After the war her novels still sold well, but her immense pre-war popularity waned as tastes changed. In The Young Diana: An Experiment of the Future (1918) she drew on pseudo-science to posit the discovery of an elixir of life, and the futuristic The Secret Power (1921) features airships, germ warfare and atomic weapons. Her final novel, Love – and the Philosopher: A Study in Sentiment (1923) was less successful. The year after her death, two more books were published: a collection of Poems and an account of her relationship with Arthur Severn, Open Confession: To a Man from a Woman. The latter was described by Leonard Woolf as ‘a fierce orgy’ of sentimentality and bathos.
Today Corelli’s reputation as a novelist stands higher in the former British colonies than in the UK, where her books have been forgotten. She still has a certain notoriety in Stratford, but is remembered as local eccentric more than celebrated author. The gondola which she imported from Venice has been restored and reappeared on the Avon in 2010.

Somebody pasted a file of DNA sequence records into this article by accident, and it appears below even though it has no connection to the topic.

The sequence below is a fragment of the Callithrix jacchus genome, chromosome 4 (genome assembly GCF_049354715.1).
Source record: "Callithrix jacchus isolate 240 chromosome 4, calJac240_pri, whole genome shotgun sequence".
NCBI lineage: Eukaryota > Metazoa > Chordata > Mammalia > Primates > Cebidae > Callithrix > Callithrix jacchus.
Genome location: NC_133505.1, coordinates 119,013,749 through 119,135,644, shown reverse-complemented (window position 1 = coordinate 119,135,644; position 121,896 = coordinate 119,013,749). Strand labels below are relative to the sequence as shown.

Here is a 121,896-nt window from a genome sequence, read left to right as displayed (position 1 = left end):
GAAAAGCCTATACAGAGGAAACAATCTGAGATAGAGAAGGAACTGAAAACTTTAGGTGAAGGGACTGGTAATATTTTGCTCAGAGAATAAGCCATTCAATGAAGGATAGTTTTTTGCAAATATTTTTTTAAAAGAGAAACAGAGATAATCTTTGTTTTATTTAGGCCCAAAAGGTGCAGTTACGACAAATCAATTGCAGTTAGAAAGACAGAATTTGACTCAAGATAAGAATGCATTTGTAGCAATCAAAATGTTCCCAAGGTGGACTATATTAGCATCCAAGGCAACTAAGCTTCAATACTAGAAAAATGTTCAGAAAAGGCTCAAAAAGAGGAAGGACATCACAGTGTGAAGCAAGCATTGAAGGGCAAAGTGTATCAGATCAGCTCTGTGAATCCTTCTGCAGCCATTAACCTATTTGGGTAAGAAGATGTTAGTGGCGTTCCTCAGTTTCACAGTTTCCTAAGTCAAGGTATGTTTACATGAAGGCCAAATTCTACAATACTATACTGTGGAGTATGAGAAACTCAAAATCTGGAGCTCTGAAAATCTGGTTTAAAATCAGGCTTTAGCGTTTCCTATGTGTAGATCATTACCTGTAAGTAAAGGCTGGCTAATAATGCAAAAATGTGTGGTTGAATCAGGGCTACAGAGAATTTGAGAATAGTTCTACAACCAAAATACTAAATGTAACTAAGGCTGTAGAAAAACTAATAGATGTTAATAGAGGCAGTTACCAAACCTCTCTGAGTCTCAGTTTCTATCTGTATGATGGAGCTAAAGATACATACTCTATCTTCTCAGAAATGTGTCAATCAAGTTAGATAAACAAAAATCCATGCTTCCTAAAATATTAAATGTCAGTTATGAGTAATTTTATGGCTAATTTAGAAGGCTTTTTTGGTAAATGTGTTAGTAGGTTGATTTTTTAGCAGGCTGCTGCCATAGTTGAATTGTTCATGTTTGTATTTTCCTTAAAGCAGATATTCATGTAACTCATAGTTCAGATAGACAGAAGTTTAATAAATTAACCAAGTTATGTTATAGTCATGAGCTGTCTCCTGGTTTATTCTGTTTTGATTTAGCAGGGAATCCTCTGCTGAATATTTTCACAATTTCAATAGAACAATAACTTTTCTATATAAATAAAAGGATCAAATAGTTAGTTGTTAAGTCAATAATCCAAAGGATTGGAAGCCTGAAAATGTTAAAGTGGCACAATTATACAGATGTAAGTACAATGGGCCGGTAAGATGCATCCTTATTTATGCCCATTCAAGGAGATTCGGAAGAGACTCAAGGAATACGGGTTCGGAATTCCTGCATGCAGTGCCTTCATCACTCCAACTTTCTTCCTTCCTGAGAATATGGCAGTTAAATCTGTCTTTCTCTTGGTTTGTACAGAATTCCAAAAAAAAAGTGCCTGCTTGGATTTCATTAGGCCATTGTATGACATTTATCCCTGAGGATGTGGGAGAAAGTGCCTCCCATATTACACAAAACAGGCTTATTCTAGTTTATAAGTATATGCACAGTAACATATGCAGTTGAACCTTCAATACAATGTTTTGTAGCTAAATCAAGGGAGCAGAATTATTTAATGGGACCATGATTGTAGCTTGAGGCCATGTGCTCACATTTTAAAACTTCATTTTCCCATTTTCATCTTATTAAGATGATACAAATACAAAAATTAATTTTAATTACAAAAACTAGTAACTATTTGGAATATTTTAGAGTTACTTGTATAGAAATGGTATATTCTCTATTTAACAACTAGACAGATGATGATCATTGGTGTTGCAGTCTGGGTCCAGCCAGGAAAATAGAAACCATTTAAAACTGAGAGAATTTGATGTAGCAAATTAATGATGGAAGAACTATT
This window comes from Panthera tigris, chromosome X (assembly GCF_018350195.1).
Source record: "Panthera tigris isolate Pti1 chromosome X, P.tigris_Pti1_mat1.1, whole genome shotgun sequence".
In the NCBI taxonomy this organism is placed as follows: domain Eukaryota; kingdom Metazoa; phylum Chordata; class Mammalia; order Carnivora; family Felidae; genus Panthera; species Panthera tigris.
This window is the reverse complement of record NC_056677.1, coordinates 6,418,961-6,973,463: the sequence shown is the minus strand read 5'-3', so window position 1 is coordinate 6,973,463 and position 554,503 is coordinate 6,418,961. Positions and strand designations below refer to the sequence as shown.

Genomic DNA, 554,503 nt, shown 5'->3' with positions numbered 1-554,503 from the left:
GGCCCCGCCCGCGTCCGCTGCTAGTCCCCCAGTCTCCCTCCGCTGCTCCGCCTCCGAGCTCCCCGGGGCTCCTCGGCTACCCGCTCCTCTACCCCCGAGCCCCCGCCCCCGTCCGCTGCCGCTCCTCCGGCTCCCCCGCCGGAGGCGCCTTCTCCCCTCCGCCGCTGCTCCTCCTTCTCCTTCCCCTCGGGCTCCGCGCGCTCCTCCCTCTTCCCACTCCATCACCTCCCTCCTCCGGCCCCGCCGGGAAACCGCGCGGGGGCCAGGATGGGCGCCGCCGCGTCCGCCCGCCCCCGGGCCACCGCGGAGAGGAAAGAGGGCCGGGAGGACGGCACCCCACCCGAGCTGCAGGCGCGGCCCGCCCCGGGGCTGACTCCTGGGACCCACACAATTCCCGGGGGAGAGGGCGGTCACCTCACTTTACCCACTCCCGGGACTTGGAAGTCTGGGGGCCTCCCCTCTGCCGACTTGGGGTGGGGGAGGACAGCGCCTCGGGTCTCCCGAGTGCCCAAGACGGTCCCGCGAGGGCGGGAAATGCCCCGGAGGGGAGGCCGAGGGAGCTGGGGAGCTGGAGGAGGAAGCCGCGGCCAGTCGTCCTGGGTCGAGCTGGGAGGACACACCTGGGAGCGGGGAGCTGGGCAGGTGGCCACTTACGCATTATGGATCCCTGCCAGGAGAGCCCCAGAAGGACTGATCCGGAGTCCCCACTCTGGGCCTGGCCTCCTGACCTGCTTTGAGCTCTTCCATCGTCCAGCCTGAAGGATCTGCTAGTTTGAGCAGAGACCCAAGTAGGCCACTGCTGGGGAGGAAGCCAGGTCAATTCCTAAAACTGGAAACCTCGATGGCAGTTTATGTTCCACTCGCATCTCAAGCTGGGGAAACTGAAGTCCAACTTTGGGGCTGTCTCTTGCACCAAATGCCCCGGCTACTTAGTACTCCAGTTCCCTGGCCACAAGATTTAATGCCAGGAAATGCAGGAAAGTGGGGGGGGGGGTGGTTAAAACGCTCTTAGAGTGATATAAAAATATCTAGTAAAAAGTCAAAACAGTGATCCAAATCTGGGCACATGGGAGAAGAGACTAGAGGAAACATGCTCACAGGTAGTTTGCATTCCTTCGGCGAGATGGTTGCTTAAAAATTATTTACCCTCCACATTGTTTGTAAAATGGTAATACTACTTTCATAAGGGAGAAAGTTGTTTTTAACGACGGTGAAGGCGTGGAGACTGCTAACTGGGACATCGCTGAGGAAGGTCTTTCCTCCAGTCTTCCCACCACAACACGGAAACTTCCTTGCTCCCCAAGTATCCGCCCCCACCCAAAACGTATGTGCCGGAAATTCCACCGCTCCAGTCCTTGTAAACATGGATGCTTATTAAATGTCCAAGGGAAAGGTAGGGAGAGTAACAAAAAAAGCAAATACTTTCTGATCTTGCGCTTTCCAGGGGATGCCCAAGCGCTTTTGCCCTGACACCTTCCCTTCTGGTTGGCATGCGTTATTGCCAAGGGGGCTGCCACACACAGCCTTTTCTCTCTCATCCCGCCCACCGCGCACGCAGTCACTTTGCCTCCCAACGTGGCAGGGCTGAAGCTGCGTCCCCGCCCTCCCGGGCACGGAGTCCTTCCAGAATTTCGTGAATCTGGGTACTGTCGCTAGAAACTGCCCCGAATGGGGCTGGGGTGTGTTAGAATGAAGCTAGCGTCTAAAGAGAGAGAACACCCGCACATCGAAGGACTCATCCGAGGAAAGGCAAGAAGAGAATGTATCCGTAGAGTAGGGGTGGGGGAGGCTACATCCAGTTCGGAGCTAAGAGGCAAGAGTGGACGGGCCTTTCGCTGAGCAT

It was, however, the novels which brought her vast fame, wealth and admirers amongst royalty, politicians, clergymen, and millions of ordinary readers across the globe. Academic interest in popular romance fiction is growing, and in 2006 a conference was held at Mason Croft entitled Suitable for the Boudoir and the Circulating Library: Marie Corelli and Popular Women Novelists 1880-1910. A large international group of scholars is now working on Corelli and her contemporaries, and is at last beginning to reassess this contradictory and often controversial writer and her works.
Maureen Bell, 2011
Thanks to Rebecca White, Kate Welch, Elaine Jackson and David Hopes for enthusiasm, information and practical help. The text incorporates, with thanks, some of Dominic Guyver’s research into Mason Croft’s early history.